The islanders believe that they are experiencing what others on other islands have experienced, a sudden loss of prosperity. How to explain it? There is no Adam Smith around to provide a scientific answer.
Every myth has a reason for its existence. Here is where the myth-weaving begins. It is widely believed that all islands were created by the goddess Te Fiti, who created life and land from her powerful heart. One day, the demigod Maui stole the heart, thinking that he would give it away to humanity. But immediately, the island turned to darkness and a blight began to spread. He then loses the heart to the ocean.
One thousand years later, this blight has finally arrived to the island where Moana Waialiki lives. She is chosen by the ocean to find Maui and help him return the heart to its rightful owner.
It’s a beautiful story, and it is roughly accurate as regards the ancient myths of these native peoples (though some critics have denounced the caricature of the demigod Maui).
Every myth has a reason for its existence. This stuff isn’t just manufactured for entertainment. It is designed to account for realities that defy other explanation.
My immediate thought when I was watching was exactly this. The beautiful myth that forms the plot of “Moana” was a substitute for modern economic thinking. The tribe experienced a tragedy of the commons. They needed capitalism. But the transition from common ownership to private ownership would also mean a dramatic cultural change, and there was no time for that: they needed food now.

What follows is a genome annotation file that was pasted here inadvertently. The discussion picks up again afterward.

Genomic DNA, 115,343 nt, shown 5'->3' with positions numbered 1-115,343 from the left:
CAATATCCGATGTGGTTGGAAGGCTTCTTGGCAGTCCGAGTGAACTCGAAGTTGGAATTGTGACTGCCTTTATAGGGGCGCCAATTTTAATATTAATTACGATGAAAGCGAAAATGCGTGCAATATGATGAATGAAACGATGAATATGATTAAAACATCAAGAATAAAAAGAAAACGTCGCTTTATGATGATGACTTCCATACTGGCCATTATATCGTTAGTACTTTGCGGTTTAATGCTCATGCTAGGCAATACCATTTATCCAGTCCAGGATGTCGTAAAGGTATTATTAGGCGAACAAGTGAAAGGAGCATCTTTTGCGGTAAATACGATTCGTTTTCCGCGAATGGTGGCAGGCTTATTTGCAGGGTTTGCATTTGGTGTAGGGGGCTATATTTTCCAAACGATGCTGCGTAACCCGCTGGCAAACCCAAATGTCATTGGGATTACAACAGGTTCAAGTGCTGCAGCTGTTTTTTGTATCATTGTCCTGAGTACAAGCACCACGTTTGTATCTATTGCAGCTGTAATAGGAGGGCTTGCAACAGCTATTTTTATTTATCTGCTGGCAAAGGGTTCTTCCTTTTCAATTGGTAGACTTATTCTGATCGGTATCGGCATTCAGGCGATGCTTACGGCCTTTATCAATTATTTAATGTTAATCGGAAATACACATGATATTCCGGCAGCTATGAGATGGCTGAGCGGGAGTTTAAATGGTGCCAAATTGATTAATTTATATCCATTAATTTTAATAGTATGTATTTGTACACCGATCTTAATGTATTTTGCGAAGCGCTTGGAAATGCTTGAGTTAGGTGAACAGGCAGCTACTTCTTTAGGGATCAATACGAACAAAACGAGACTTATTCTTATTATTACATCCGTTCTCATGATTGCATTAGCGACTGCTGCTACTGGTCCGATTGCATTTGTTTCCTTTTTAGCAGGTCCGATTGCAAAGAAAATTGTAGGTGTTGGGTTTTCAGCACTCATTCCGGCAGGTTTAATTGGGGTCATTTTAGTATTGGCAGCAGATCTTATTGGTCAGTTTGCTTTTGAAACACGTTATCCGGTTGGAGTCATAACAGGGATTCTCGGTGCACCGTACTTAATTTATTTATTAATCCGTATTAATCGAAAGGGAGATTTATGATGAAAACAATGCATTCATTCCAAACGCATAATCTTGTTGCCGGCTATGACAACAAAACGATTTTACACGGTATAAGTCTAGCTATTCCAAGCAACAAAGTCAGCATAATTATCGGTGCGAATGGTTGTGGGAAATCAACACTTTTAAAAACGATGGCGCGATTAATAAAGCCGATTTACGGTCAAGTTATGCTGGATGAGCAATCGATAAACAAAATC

Moana is warned to never go beyond the reef but she discovers a hidden cave full of boats, indicating that her people are not mere island dwellers. They were once journeyers who went on adventures, moving from island to island. This also fits with the anthropological record. The natives peoples of this region did move from place to place, and my naïve mind always wondered why. This film provides the answer: they moved to find resources when faced with shortages.
The suffering of all islands began with the infringement on Te Fiti’s self ownership of her own heart. After all, it is not some vague longing for adventure that causes whole tribes to brave the seas on small boats. It is the economic fear of starvation, and that, in turn, comes about from an institutional failure to develop social norms delineating ownership rights.
Note this critical fact: the suffering of all islands began with the infringement on Te Fiti’s self ownership of her own heart. From that one crime flowed all the rest. The sin had to be propitiated. In the Disney version of the myth – expected spoiler! – the goddess eventually does get back her heart and then uses her powers to spread abundance throughout all the islands of the earth.
Te Fiti’s heart was a fitting metaphor for what was discovered in Europe in the late middle ages and following: the best and most peaceful way to provide for everyone’s needs is through institutional change – not journeys and struggles and panics but through the emergence of the market economy that generates new wealth to feed a growing population.
The market economy begins with private property, and clearly Te Fiti is a fan, as we see when she so benevolently restores the great magical hook of the demigod Maui. He alone holds it in his hands, much to his delight and ours.